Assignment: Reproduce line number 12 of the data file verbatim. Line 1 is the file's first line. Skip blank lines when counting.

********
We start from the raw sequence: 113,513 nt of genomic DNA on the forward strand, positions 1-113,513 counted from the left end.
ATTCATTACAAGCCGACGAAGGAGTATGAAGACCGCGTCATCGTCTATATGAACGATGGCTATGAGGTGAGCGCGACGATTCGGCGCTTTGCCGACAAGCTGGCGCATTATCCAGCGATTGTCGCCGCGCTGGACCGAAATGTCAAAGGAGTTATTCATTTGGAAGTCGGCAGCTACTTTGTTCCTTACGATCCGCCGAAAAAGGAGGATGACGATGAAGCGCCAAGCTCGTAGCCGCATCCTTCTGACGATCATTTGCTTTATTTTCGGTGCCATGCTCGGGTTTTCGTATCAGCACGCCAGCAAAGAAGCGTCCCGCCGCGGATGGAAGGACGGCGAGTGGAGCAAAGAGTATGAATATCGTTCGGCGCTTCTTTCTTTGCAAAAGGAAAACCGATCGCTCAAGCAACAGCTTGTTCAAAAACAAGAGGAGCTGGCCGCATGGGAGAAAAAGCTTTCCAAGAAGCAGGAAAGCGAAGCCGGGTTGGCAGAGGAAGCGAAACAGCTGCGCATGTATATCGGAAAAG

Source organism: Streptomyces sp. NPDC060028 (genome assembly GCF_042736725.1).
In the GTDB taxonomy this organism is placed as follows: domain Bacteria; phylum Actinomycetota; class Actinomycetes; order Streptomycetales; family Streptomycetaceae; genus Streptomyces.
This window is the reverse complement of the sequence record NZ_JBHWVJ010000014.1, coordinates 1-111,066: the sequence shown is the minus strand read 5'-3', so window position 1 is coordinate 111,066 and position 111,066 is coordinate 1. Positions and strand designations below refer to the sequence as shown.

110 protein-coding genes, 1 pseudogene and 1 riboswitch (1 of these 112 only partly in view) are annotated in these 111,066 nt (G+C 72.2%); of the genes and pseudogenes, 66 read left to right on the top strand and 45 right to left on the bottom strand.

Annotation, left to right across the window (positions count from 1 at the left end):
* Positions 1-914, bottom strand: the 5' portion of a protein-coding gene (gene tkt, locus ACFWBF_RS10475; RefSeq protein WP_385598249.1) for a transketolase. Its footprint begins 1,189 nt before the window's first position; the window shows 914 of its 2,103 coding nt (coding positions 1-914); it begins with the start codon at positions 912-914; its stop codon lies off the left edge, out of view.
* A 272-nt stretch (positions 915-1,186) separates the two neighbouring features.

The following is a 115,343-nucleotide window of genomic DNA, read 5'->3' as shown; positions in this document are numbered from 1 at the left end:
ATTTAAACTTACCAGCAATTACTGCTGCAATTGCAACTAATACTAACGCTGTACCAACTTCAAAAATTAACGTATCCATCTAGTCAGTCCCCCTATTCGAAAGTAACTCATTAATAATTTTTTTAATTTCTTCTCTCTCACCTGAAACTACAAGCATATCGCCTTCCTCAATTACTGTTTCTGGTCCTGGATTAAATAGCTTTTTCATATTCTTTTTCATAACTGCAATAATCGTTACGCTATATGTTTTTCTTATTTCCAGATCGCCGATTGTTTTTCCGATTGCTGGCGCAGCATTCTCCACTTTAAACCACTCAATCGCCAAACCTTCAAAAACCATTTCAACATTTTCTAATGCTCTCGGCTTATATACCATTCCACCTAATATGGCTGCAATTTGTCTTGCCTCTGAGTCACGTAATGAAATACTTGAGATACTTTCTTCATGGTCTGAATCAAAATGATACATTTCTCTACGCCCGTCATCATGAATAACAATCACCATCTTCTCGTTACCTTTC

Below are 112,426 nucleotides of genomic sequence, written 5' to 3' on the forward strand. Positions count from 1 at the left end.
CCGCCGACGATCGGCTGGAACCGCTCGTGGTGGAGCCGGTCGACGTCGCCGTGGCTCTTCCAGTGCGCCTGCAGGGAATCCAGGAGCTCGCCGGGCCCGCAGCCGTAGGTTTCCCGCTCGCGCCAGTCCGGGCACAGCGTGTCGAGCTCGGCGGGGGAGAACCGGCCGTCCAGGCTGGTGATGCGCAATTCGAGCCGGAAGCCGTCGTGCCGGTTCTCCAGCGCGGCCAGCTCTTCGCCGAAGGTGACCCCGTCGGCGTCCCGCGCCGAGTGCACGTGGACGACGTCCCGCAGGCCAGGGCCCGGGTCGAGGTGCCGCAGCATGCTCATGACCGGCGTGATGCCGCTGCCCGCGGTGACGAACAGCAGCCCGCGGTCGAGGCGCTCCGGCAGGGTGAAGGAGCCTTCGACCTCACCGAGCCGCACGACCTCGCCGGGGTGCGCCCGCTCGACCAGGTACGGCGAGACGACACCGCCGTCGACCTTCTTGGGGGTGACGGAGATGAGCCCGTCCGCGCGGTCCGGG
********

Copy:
Below are 112,426 nucleotides of genomic sequence, written 5' to 3' on the forward strand. Positions count from 1 at the left end.